Simon Farrell

Underpinning all this is, of course, technology. Technology has played a pivotal role in the development and expansion of CRM and CRM-related services and it is for this reason that many of the long-standing tech giants are responsible for much of the merger and acquisitions for CRM and CRM-related services activity in the contemporary marketplace.

The economies of scope offered to companies in the tech market by acquiring CRM and CRM-related services is demonstrated by the acquisition of Instagram and WhatsApp by social media giant Meta, formerly Facebook. Although Facebook was already one of the primary sources of data related to social marketing, it understood that there was much synergistic value to be gained by acquiring other data platforms.

In the same way, other tech-related investors and companies have been shaping the M&A CRM and CRM-related services landscape for some time. Big name investors like Microsoft, IBM, Google and Cisco accounted for almost a third of merger and acquisition transactions in 2019 and 2020.

There are also big-name players from IT consultancies whose investment is down from previous years, but this is simply because of their early recognition of the value to be gained from holding such assets in increasingly data-rich marketplaces and from having secured a great deal of CRM collateral almost a decade ago.

Similarly, businesses from consumer-facing sectors also comprised around a third of CRM-related acquisitions within the same time frame. Businesses with consumer-facing operations clearly stand to benefit from the increased customer engagement and proactive customer interaction offered by CRM-related services.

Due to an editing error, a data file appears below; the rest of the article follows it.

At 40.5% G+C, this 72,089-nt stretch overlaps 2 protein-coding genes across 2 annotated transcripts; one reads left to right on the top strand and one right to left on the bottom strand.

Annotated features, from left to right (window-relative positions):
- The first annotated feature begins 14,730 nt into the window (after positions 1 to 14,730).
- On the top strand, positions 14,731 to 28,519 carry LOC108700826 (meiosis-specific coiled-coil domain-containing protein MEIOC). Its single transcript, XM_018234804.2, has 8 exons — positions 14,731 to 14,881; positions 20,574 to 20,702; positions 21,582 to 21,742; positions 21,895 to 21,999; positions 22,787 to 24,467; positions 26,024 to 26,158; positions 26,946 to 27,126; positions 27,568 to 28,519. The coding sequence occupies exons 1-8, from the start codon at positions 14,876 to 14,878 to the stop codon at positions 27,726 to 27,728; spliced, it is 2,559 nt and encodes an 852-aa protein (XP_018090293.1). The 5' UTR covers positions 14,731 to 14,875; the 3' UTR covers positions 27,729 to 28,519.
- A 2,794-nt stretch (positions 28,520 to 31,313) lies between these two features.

Private equity investors have also shown a trend for growing interest in more established CRM-related businesses, not just because of the opportunity to improve the management and to simplify the vast quantities and complexity of consumer data in a tidy, efficient structure but also for the all-important improved customer insights and customer experience it can deliver to consumer facing investors upon exit to strategic acquirers.

There is no immediate indication to suggest the high value offered by and placed upon CRM-related services will decline. Indeed, with the ever-increasing volume of data being generated running into measurements calculated in ‘zettabytes’, the 26% increase in data that can usefully be captured each year should ensure continued development of CRMs’ offerings and of the value they are perceived to hold.

To experience the benefits and value a well-integrated CRM platform can offer your business, get in touch with Panamoure today.

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We are pleased to announce the launch of a ninth pillar in our IT Due Diligence process, which identifies and generates value creation opportunities for private equity (PE) investors. This new pillar is designed to uncover additional levers for growth and drive both immediate 100-day plans and long-term digital value creation initiatives.  

The private equity (PE) landscape has seen better days. M&A activity is down, and exits have plummeted to their lowest point in over a decade, dropping 66% from their peak in 2021. High interest rates have made refinancing debt structures from as far back as 2019 increasingly expensive. As a result, exits are becoming more protracted, and many buyout funds are struggling to offload portfolio companies amid an uncertain environment that negatively impacts valuations. Now more than ever, there is a pressing need to maximise the value of existing portfolios.